Cornerhouse

VIVA Festival

Terrados 2

Staff Review/ Terrados

  • Mon 5 Mar, 2012
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Part of ¡Viva! 18th Spanish and Latin American Film Festival

Cornerhouse Digital Reporter Liz Henry reviews Terrados

Terrados (Rooftops) is set amidst the current economic downturn and Spain’s employment crisis. The film follows five friends most of whom comprised the entire staff body of a recently closed legal firm. In their mid-thirties they all find themselves unemployed and über qualified. They pass the time of day squatting on open rooftops throughout the city, drinking, doing Tai Chi and taking magic mushrooms. We follow the main character, Leo (played by the film’s director Demian Sabini), as he descends into, not so much depression, but a sad awakening as it dawns on him his relationship with his girlfriend is over and that a change in profession is long overdue.

The utter boredom of joblessness is neatly conveyed here as is the disheartening and demotivating struggle to find employment in an impenetrable jobs market, especially when the one job you are trained to do leaves you cold; a plight suffered globally by many of the unemployed.  Despite this, the film features an enticing urban backdrop, sun-drenched terraces and a fiesta atmosphere that seem at first to sit uncomfortably with the subject matter yet ultimately serve to deliver the underlying theme of optimism and new beginnings.

The prevailing message, delivered by the oldest member of the group, Mario, seems to suggest that at the heart of youth suffering and the employment crisis is the fact that the younger generation is inherently flawed and unable to deal with real life, having all had it a little too easy.  It goes on to criticise the overhyped value of higher education and academic qualifications and promotes instead the value of practical experience over scholastic learning.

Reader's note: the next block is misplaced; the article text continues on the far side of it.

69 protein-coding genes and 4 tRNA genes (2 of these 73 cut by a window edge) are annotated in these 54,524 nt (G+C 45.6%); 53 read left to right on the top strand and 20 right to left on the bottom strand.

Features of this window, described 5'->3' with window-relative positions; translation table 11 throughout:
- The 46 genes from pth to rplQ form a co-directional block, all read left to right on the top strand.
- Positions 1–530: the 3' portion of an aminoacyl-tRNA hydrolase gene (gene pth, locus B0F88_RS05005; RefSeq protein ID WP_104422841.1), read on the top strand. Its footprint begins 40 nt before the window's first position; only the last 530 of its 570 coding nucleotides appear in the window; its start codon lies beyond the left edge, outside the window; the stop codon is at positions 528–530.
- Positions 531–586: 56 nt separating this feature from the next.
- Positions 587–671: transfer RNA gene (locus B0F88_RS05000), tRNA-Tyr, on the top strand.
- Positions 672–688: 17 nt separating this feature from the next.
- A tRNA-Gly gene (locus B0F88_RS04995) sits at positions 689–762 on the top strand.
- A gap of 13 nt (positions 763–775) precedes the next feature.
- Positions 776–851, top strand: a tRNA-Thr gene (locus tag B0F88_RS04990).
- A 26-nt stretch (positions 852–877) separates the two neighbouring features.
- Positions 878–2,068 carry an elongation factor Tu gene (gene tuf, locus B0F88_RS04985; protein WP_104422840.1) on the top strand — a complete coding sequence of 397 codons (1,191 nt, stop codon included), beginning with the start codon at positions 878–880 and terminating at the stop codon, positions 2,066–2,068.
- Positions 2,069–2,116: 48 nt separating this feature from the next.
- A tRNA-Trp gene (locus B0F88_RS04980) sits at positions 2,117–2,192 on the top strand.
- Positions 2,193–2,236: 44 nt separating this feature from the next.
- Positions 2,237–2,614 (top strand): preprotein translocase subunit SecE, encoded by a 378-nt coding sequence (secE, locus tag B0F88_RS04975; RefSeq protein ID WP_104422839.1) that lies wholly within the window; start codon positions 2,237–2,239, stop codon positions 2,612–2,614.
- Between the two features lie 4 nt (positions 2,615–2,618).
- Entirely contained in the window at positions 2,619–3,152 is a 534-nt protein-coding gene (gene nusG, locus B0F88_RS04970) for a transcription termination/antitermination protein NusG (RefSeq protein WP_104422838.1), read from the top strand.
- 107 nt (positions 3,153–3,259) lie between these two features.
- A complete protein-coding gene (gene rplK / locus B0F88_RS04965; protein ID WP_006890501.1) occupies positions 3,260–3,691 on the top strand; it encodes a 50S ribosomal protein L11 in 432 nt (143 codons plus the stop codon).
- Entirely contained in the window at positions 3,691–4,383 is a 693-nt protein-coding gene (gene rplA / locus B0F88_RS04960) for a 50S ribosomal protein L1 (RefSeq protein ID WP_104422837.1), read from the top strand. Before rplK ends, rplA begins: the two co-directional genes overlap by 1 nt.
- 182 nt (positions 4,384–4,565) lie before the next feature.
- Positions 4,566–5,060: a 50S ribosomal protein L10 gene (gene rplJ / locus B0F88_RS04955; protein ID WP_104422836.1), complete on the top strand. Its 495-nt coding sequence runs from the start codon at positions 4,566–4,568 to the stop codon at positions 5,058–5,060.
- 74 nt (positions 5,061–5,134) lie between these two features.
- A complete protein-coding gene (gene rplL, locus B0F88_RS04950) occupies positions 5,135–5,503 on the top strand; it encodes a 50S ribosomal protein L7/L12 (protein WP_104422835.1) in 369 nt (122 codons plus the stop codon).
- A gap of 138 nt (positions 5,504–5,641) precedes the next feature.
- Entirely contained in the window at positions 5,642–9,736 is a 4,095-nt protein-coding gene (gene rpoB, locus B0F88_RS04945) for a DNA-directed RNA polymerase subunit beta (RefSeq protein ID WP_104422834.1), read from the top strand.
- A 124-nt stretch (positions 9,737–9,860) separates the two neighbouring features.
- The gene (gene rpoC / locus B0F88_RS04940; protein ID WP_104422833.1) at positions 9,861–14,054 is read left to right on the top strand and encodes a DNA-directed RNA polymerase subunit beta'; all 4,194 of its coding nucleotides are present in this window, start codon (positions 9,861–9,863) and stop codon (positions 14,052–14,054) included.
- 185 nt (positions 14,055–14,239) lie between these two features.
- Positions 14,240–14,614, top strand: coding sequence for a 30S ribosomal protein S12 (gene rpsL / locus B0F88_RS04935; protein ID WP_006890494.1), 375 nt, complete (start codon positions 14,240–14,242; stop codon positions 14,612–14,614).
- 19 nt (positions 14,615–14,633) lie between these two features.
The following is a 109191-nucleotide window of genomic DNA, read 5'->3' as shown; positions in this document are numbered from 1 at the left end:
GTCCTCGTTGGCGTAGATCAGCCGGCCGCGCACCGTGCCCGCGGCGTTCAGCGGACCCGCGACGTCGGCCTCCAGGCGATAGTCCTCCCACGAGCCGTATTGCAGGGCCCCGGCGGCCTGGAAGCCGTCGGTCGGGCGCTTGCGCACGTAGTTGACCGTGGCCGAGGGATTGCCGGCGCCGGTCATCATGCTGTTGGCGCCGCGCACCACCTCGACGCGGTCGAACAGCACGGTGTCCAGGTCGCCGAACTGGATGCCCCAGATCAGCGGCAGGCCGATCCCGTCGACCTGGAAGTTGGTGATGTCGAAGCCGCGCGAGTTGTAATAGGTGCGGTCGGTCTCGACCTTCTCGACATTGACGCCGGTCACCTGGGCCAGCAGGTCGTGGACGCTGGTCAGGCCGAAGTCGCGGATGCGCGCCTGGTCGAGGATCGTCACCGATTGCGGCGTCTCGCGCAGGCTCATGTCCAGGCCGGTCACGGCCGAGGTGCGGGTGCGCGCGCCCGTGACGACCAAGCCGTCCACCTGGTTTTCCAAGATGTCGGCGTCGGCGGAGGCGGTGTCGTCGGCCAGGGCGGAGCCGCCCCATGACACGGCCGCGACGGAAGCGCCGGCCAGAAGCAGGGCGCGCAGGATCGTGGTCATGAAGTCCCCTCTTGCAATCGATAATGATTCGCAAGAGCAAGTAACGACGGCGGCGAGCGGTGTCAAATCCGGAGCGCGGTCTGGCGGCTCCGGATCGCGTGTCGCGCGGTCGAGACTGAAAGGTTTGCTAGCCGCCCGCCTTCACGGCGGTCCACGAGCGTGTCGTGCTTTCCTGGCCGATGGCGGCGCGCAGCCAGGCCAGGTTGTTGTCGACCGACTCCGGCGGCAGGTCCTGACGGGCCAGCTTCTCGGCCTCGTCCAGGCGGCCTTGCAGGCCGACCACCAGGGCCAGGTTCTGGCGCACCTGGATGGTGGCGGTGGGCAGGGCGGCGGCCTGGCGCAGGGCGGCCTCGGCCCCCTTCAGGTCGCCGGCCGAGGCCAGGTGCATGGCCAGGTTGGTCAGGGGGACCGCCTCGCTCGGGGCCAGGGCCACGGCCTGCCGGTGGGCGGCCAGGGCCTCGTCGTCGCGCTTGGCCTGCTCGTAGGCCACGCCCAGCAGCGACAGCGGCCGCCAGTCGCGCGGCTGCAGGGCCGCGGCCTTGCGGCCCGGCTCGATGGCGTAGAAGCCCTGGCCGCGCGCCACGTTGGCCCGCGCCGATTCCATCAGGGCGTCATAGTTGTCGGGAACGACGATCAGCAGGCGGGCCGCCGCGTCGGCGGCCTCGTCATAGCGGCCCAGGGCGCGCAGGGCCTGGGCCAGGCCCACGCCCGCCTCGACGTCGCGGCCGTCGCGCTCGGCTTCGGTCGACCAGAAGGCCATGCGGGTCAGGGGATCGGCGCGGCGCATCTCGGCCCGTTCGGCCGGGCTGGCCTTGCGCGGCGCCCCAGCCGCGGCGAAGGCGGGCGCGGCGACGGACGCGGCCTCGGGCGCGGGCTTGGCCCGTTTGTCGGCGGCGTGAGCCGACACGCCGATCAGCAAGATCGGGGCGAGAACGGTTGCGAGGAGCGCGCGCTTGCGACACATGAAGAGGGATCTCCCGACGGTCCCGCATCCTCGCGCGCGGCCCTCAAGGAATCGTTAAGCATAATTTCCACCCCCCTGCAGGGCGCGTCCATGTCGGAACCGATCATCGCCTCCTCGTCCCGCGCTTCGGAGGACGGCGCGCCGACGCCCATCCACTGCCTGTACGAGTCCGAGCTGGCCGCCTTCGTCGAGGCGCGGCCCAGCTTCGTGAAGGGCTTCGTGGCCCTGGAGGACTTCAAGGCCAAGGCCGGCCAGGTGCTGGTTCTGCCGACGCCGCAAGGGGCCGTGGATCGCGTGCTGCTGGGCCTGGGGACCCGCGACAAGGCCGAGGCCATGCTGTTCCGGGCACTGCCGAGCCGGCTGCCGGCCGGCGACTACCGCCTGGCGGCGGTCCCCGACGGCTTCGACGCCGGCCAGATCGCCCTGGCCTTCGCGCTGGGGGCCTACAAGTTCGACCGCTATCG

All this education-bashing seemed to me to over-simplify the issue and without trying to sound too defensive, I’m not sure how on board I entirely am with this sentiment. Moreover, the dialogue seemed at times a little flaccid and the characters a little contrived. Nonetheless, its general feeling of optimism was infectious and much welcomed, serving as a reminder that sometimes a regroup and a change of tack is all that is needed for progress to happen.

A bit of down time, it suggests can be good for us all. It profoundly depicts not only the inertia of unemployment but how it feels to lose your direction and it aptly dedicates itself to ‘those in their life who at some point didn’t know who they were’. Whilst in many ways a stark portrayal of life in a recession and a reminder that we are all utterly fallible, this is a feel good ¡Viva! film.

Terrados screens tomorrow Tue 6 March as part of ¡Viva! our Spanish & Latin American Film Festival. Book your tickets here.

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